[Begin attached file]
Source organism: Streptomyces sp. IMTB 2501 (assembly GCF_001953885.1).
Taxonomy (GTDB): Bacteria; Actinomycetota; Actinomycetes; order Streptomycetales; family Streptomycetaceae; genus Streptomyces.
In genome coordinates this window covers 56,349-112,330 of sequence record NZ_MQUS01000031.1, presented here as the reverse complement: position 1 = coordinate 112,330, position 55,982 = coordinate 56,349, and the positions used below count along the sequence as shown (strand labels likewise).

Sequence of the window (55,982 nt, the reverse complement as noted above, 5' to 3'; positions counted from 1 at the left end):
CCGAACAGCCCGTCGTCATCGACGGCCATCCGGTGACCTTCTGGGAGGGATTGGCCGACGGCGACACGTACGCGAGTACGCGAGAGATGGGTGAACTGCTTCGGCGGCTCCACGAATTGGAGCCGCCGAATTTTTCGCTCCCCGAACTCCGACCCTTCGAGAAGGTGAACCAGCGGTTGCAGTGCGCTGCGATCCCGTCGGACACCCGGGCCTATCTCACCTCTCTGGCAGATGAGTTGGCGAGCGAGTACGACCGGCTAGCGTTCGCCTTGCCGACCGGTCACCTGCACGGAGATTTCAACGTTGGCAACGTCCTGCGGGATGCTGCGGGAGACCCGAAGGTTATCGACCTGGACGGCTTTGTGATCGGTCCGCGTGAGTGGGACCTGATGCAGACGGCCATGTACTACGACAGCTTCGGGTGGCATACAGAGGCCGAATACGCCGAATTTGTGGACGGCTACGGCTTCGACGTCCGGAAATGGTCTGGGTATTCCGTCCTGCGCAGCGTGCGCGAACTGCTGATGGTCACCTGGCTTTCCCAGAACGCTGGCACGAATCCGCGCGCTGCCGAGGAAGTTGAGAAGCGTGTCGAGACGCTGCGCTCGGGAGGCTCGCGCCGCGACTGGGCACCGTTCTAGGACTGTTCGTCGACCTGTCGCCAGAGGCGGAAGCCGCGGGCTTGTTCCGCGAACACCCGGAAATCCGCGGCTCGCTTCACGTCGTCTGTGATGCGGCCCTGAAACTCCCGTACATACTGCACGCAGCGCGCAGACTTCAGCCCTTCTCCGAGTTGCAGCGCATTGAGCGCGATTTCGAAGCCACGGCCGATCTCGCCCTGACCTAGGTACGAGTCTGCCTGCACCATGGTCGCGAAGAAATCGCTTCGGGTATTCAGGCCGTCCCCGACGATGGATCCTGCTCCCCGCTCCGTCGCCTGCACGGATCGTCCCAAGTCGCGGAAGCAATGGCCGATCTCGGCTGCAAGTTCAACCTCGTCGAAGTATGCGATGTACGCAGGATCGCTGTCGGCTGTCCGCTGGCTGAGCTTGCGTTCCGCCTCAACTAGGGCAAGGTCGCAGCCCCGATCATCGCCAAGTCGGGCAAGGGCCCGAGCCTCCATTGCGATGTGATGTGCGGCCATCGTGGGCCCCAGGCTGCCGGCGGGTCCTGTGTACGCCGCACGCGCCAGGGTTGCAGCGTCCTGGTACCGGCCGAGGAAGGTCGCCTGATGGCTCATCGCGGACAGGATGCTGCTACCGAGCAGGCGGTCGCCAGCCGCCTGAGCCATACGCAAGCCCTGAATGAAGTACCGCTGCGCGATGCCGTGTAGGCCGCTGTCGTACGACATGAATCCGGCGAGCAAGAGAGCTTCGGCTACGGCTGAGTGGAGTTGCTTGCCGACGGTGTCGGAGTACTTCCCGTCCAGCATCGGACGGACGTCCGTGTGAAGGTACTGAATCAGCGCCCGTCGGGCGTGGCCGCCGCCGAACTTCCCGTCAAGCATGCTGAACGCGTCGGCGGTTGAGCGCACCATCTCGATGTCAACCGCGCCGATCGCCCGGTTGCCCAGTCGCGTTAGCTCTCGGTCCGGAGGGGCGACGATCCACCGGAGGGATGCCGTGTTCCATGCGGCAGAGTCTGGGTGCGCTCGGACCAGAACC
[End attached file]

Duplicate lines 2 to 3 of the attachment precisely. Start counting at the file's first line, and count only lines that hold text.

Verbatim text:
Taxonomy (GTDB): Bacteria; Actinomycetota; Actinomycetes; order Streptomycetales; family Streptomycetaceae; genus Streptomyces.
In genome coordinates this window covers 56,349-112,330 of sequence record NZ_MQUS01000031.1, presented here as the reverse complement: position 1 = coordinate 112,330, position 55,982 = coordinate 56,349, and the positions used below count along the sequence as shown (strand labels likewise).